Mayor Sam Sullivan and me, on board the Queen of Oak Bay

Mayor Sam Sullivan and me, on board the Queen of Oak Bay

Vancouver Mayor Sam Sullivan and Todd Wong – just two boys who grew up in Vancouver's East End. – photo Todd Wong

I bumped into Vancouver Mayor Sam Sullivan on the 9am sailing to
Victoria on the Queen of Oak Bay.  Sam was travelling to Victoria for a
BC Munincipalities conference.  I was travelling with a CBC documentary
film crew because we were going to Vancouver Island to interview my
family elders.

Family history is a bit of a theme between Sam and me.  The first
time we met was a
few years ago, at a history fair at the Vancouver Public Library. 
had a display of the Rev. Chan family photos, and he stopped to share
stories about his family.  We discovered that we both grew up in
same East Vancouver neighborhoods, our fathers had shops in the same
area – his on Hastings and mine on Venables.  And we briefly
attended Vancouver Technical highschool together for one year.

In the years since, Sam has attended many events that I have hosted for
Asian Canadian Writers' Workshop or Gung Haggis Fat Choy dinners. 
Last year, we featured Mayor Sam reading a Chinese poem as part of the
GHFC dinner festivities.

What do you talk about when you meet the Vancouver mayor on a ferry to Victoria?
Well… first of all, you have to appreciate that wherever Sam Sullivan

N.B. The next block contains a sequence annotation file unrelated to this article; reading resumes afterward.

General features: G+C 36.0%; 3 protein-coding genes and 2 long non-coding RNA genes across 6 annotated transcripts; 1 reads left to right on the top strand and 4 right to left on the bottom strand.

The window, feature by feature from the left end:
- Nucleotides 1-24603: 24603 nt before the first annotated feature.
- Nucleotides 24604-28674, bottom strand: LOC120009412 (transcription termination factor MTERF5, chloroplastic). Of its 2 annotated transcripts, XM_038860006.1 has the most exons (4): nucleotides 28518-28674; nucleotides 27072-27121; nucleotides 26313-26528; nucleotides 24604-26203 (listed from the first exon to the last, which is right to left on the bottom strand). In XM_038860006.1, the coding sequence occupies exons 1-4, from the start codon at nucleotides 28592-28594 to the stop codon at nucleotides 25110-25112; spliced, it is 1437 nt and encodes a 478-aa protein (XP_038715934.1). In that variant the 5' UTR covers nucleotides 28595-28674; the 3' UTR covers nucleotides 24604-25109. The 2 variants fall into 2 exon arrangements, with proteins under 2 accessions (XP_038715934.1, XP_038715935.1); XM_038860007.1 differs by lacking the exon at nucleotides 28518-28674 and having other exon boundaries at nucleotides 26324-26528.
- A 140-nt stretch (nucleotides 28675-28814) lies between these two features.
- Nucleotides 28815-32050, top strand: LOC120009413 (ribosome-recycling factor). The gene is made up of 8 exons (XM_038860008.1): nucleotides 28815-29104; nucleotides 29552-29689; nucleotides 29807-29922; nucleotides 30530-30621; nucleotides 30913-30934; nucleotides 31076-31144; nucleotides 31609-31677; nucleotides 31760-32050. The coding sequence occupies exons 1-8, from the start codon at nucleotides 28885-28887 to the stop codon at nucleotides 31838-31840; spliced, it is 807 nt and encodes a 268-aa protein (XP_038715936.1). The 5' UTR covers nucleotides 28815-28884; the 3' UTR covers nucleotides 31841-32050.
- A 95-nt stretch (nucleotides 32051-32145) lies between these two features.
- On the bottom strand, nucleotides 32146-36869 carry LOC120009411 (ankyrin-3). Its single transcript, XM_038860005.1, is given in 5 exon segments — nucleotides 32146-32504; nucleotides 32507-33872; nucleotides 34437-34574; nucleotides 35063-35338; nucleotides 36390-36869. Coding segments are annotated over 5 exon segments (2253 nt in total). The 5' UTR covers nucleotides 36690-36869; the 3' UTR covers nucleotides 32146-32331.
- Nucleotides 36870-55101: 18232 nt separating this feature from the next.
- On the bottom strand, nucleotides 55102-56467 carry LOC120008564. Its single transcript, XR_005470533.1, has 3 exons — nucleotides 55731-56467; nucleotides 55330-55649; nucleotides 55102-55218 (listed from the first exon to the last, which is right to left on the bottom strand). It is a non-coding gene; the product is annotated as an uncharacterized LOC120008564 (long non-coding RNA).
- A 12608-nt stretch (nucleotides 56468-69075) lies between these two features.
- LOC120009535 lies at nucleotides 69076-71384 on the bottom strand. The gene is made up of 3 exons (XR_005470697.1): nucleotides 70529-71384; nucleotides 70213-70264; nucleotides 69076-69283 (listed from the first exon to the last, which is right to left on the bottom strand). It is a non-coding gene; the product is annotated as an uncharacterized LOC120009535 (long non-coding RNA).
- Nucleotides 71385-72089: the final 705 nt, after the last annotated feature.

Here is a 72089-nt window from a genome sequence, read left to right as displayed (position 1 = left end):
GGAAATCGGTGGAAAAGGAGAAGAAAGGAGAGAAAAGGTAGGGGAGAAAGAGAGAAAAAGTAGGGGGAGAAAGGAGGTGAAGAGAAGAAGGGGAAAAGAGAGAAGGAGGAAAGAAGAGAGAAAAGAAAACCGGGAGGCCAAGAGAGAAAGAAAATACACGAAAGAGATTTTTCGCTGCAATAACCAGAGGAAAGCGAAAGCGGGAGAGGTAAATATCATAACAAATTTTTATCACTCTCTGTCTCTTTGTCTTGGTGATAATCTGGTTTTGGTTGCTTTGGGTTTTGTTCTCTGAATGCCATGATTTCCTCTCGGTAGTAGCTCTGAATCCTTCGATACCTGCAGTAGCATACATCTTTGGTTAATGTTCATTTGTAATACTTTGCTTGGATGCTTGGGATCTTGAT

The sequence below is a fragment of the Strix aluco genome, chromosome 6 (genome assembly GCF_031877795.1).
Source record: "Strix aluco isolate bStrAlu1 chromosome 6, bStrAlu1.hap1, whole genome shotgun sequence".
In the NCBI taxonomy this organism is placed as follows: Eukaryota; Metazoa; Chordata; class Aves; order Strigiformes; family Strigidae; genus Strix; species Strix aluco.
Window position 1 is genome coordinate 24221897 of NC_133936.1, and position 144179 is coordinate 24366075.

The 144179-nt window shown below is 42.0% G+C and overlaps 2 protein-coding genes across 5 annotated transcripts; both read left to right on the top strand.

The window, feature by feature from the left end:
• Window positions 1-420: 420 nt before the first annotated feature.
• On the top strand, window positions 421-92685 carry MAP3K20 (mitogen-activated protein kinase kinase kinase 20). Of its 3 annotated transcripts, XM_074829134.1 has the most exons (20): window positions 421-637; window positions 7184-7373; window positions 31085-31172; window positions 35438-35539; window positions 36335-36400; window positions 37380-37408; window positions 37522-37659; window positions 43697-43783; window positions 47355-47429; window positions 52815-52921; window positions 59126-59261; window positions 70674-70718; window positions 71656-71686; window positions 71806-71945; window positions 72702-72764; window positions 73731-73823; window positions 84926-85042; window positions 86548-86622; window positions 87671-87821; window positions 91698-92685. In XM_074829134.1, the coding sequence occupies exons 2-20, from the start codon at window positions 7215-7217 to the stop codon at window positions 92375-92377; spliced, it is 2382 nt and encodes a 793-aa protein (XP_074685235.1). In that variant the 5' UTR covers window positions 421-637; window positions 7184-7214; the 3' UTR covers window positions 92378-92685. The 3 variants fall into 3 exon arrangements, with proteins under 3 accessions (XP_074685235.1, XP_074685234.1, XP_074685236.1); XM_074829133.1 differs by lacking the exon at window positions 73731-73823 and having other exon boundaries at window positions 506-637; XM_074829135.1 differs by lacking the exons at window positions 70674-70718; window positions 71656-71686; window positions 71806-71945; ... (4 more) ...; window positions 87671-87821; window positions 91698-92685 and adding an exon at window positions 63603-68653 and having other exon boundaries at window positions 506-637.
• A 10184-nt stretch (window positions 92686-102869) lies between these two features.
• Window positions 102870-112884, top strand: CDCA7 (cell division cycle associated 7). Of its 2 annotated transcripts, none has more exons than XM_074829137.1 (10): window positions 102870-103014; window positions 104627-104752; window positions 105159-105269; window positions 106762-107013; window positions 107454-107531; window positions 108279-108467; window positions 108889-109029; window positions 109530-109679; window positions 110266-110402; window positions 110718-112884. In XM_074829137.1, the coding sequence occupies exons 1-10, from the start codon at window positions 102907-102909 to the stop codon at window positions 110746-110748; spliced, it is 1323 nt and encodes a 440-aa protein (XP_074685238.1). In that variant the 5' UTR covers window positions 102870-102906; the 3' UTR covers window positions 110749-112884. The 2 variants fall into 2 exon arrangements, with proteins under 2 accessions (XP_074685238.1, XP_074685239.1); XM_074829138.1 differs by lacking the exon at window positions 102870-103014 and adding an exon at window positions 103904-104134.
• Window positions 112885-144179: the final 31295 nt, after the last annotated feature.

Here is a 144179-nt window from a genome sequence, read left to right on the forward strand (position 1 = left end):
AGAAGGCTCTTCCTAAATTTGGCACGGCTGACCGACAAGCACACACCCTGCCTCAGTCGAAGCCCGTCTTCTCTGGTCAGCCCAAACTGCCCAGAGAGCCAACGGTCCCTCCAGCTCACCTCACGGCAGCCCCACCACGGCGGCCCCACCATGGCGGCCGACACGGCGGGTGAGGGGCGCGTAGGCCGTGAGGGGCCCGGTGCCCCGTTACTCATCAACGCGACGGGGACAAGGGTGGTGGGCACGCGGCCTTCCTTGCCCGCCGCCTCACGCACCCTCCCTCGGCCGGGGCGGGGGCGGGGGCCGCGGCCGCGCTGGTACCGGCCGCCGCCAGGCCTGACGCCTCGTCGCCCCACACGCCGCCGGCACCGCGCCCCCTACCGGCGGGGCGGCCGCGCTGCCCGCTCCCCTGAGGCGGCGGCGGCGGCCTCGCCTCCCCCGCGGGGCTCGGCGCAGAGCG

travels, he is approached by strangers who want to say hello. 
Sam's appearance at the Torino Olympics closing ceremony made an
incredible impact, as he waved the Olympic flag from his
wheelchair.  As a quadripelic mayor he has raised the profile for
wheel chair atheletes and physically challenged people globally. 

During our chat, a young boy came up to ask to say hello and ask to
take a picture with the Mayor.  Another traveller going to the BC
Munincipalities conference brought his  daughter who uses a
wheelchair, to say hello to Sam Sullivan.

Todd Wong and Vancouver mayor Sam
Sullivan at Gung Haggis Fat Choy 2006 dinner. Sam read a poem in
Chinese.  Maybe for 2007 we can find him a plaid neck tie with the
Sullivan tartan or a Chinese jacket.  Maybe we can find a Robbie
Burns poem to draw on his Scottish heritage of the Sullivan clan… –
photo Ray Shum.

Okay… we definitely chatted about the next Gung Haggis Fat Choy
dinner.  Mayor Sam will be pleased to attend.  I just have to
go through his City of Vancouver protocol department now.  I also
informed him about some of the latest issues in the Asian Canadian
community, and told him about a recent Head Tax Redress recognition day
at the City of Toronto.

“Do you think this is something we should do in Vancouver?” Sam asked.

“Oh yes… the head tax reress campaign started in Vancouver back in
the 1980's,” I said.  “We have many key figures here in Vancouver,
and the first redress payment was to Charlie Quan here in
Vancouver.  Vancouver city councillors Raymond Louie and George
Chow are also head tax descendants.”

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